I’m feeling a little lazy tonight, so instead of telling you about the local sausage we ate tonight with some of my homemade, home-canned, red sauerkraut (the picture is still on the camera, which is all the way across the room), I’m going to feature a little salad I had for lunch yesterday.
I had a lazy Saturday morning, so slow-moving and indulgent that it was afternoon before I managed to walk over to the farmers market. When you go to a farmers’ market within it’s last hour, you run the risk of finding nearly nothing left. I was fortunate in that I was able to pick up carrots, eggs, some gorgeous portobello mushrooms, a slab of locally made goat cheddar and most wonderfully, a bag of tender salad greens.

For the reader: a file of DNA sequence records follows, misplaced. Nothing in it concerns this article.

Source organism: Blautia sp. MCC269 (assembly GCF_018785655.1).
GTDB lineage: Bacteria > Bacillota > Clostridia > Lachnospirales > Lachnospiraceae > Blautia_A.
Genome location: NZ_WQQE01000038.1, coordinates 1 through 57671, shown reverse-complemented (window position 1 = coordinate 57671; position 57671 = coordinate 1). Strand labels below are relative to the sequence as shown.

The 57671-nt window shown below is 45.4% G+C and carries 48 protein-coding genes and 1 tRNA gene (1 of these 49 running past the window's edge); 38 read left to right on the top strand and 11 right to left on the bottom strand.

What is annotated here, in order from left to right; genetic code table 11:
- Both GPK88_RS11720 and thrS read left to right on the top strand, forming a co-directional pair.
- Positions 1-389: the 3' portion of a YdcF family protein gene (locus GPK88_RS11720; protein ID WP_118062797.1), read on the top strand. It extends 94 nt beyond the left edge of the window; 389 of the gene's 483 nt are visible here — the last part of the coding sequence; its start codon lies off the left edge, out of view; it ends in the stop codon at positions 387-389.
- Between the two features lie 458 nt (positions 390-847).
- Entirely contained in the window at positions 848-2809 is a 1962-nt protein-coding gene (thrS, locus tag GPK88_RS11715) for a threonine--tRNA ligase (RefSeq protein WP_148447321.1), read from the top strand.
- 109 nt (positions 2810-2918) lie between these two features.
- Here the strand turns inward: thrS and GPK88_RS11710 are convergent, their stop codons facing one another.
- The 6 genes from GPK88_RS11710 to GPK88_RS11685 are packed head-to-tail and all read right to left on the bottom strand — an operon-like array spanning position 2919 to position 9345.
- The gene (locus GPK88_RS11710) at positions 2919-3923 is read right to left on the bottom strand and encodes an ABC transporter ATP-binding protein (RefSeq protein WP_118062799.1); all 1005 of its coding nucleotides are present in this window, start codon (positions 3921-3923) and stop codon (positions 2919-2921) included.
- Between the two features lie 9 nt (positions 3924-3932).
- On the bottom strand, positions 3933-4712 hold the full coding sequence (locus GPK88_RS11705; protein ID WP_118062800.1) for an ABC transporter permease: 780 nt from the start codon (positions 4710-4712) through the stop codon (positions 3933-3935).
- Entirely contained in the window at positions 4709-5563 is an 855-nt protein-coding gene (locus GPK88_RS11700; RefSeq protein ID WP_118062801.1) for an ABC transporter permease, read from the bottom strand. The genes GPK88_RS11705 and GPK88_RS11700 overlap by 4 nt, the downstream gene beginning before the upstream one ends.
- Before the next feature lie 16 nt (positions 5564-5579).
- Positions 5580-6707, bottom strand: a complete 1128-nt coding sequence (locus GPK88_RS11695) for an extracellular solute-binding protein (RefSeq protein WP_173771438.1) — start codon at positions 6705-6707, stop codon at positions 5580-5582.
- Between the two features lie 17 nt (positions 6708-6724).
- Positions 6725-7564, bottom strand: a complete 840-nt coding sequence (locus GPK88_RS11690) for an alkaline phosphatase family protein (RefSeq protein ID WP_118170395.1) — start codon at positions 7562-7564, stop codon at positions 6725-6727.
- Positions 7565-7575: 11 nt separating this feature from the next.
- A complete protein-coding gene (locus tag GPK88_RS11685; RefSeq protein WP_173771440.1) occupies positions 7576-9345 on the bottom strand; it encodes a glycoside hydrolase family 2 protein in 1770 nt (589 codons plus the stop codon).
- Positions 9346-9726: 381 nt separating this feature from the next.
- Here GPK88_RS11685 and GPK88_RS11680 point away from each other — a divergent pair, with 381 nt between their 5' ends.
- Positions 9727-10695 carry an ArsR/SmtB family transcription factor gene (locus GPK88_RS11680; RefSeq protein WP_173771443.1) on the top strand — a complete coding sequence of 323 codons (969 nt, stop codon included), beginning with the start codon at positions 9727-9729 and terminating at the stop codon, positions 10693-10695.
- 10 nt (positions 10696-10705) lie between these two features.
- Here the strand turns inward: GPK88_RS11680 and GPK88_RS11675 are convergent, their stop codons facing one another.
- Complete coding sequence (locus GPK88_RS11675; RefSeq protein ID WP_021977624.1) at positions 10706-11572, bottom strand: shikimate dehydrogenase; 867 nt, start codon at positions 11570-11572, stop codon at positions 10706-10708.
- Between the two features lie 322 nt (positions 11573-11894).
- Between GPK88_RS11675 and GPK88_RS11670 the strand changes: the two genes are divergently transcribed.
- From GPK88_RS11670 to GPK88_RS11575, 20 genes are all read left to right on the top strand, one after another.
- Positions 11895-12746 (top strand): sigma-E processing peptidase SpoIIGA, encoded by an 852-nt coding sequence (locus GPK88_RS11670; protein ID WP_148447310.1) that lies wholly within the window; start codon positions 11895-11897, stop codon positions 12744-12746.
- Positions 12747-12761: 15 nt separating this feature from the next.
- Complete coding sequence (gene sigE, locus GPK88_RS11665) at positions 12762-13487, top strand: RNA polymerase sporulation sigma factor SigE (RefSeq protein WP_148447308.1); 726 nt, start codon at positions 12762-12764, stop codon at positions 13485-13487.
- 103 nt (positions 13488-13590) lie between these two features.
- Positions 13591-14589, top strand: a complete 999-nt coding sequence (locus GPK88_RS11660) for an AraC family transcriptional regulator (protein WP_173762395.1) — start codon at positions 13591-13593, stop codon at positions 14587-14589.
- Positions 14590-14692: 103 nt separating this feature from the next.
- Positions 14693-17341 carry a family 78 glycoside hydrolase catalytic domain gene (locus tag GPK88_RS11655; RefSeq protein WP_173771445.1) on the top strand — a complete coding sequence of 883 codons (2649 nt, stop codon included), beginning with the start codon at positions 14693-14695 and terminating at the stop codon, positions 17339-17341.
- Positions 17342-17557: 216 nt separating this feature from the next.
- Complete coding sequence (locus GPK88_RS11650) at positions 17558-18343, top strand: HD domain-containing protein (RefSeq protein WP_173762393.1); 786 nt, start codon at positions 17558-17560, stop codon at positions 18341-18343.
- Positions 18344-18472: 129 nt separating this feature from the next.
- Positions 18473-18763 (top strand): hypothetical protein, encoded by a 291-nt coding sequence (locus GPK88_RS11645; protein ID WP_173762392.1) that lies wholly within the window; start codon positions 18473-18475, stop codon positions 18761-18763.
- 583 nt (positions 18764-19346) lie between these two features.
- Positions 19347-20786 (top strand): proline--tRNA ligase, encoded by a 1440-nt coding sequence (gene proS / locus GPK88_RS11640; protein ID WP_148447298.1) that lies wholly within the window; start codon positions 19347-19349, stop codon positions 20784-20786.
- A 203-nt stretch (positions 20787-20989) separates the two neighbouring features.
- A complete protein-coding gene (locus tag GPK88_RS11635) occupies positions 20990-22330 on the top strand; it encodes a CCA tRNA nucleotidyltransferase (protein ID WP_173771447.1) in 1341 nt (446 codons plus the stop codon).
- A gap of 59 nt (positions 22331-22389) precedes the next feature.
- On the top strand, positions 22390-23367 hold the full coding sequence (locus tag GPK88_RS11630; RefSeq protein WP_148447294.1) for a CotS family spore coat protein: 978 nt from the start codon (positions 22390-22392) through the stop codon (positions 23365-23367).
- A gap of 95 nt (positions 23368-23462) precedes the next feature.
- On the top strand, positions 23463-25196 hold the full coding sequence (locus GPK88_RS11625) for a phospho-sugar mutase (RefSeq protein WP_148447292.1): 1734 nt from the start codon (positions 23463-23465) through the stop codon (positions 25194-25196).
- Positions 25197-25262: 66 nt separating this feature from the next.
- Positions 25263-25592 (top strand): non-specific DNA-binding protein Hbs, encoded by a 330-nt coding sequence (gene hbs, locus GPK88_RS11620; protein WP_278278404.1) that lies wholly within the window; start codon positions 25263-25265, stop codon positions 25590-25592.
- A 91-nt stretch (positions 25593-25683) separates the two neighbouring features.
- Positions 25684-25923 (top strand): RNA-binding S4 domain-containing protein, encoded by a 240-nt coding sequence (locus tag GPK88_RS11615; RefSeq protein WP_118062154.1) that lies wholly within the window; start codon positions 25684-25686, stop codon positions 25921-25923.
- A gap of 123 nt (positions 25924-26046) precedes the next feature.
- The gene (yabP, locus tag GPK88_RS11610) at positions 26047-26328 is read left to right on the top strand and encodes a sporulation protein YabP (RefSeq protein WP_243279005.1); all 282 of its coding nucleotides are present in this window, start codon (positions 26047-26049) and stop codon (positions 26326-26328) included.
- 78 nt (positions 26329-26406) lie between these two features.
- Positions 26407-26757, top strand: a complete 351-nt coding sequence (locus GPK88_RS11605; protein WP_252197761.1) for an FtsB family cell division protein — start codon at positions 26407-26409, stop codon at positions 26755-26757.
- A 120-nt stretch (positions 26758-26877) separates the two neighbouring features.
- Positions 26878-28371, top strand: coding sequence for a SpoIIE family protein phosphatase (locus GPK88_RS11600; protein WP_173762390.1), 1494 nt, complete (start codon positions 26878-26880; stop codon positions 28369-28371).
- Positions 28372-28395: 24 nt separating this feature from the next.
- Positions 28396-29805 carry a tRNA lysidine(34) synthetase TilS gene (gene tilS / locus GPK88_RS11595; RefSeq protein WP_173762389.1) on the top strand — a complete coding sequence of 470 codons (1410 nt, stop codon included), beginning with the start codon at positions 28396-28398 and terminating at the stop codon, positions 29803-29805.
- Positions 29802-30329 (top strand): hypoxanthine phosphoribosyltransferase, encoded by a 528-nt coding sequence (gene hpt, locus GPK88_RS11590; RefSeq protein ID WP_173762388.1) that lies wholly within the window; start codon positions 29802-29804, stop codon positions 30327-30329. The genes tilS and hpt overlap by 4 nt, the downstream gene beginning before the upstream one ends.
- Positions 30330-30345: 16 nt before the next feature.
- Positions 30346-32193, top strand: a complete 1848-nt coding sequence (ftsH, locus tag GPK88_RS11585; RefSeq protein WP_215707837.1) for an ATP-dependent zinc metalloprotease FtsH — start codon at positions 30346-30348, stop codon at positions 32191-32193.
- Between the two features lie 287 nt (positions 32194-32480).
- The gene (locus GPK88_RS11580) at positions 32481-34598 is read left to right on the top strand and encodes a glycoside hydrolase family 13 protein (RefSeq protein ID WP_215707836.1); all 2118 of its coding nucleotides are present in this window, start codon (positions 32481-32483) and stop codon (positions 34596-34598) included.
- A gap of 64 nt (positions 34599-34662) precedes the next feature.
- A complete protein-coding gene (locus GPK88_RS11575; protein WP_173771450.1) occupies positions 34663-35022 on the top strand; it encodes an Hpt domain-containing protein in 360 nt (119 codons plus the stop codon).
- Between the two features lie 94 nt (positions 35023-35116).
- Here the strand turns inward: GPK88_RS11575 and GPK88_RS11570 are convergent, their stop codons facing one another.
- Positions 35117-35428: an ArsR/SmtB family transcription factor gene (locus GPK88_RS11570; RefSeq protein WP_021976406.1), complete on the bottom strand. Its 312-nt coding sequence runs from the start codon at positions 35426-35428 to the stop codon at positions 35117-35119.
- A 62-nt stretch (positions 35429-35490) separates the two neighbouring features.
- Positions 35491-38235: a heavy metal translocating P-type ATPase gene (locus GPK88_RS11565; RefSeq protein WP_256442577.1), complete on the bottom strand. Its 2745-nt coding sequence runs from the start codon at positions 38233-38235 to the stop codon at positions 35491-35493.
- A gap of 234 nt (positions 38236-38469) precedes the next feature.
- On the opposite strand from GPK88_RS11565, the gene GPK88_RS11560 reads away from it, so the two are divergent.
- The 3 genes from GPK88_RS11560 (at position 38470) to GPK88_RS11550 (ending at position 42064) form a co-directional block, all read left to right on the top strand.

Let’s take a moment to appreciate the fact that I was able to buy locally grown salad greens in January. It’s not like I live in Southern California or Florida. I’m in Philadelphia, where last week we had lows of 19 and 20 degrees. Finding them was a joy. To be perfectly honest, I haven’t completely abstained from salads during these cold months. However, they’ve been dull tasteless things in comparison to these greens. They were so soft and delicate. And, at $3.25 for a six-ounce bag, they weren’t that eye-poppingly expensive (the stand was even running a “two for $6 deal.” I’m kicking myself for not buying a second bag).
I tossed half the bag with a sprinkle of balsamic (not local), olive oil (nope), salt and pepper. Topped with some of that goat cheddar and eaten with a hunk of multi-grain baguette (also purchased at the Rittenhouse Square Farmers’ Market). I didn’t share this salad with Scott. I ate hunched over my bowl, chasing those last slivers of lettuce onto my fork with a bread crust. Had I had a red slicing tomato along side, I would have thought it was July. I was a balm to my potato-weary soul and I feel restored.